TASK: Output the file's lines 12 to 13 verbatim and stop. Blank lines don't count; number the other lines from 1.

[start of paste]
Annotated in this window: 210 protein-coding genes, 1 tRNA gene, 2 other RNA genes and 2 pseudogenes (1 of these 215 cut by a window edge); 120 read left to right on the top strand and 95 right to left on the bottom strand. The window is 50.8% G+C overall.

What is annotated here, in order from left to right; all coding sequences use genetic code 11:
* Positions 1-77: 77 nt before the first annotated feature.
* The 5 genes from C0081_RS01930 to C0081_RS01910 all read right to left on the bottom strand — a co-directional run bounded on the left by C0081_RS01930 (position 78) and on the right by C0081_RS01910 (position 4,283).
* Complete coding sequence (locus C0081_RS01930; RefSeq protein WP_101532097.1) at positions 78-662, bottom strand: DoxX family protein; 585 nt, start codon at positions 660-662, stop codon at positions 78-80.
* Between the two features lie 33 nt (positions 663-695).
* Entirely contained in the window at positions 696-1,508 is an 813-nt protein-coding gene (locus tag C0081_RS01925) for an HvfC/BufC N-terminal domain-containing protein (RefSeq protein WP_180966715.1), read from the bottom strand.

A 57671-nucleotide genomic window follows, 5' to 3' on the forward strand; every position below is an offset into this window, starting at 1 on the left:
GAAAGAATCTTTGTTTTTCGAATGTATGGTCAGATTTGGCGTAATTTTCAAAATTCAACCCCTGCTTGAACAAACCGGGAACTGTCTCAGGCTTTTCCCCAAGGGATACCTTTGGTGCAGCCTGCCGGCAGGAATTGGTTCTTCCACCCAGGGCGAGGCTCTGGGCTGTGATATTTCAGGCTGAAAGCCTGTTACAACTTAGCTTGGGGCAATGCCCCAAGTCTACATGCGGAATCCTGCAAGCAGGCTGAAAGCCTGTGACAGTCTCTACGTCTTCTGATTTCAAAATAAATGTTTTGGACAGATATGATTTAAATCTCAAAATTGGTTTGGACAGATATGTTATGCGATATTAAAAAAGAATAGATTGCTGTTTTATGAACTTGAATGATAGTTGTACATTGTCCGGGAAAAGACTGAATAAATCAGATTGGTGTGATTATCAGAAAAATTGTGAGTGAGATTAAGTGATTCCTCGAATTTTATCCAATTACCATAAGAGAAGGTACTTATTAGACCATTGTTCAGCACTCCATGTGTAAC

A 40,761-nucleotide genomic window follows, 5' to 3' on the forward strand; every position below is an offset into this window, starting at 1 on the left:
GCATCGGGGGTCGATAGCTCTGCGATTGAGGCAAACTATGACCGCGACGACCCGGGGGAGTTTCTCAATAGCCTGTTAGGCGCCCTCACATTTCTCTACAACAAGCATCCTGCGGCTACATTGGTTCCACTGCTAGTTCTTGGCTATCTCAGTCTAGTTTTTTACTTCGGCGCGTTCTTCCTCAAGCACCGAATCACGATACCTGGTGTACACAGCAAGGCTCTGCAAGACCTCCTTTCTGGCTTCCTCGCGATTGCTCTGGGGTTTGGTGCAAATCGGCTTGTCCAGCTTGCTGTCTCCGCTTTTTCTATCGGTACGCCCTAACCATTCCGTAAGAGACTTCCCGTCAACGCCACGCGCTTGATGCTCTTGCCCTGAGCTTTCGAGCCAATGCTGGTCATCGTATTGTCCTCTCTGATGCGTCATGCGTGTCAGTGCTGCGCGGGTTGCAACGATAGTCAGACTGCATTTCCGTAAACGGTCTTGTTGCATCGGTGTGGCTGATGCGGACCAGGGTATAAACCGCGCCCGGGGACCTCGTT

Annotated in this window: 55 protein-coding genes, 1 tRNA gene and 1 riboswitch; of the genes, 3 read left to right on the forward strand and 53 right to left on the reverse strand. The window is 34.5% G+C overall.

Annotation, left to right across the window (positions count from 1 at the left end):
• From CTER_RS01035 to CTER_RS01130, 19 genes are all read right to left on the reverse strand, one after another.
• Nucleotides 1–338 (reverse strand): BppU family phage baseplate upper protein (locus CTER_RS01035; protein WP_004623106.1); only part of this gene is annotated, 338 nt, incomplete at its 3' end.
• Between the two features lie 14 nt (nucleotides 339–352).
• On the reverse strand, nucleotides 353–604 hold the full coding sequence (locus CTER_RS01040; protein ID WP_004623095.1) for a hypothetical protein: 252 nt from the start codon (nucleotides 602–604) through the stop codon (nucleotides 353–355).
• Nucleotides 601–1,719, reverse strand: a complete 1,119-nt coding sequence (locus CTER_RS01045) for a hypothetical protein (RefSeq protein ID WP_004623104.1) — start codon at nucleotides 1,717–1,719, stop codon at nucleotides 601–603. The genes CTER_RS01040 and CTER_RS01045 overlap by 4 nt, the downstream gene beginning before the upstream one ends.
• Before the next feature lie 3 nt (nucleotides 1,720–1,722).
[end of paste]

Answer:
Annotated in this window: 55 protein-coding genes, 1 tRNA gene and 1 riboswitch; of the genes, 3 read left to right on the forward strand and 53 right to left on the reverse strand. The window is 34.5% G+C overall.

Annotation, left to right across the window (positions count from 1 at the left end):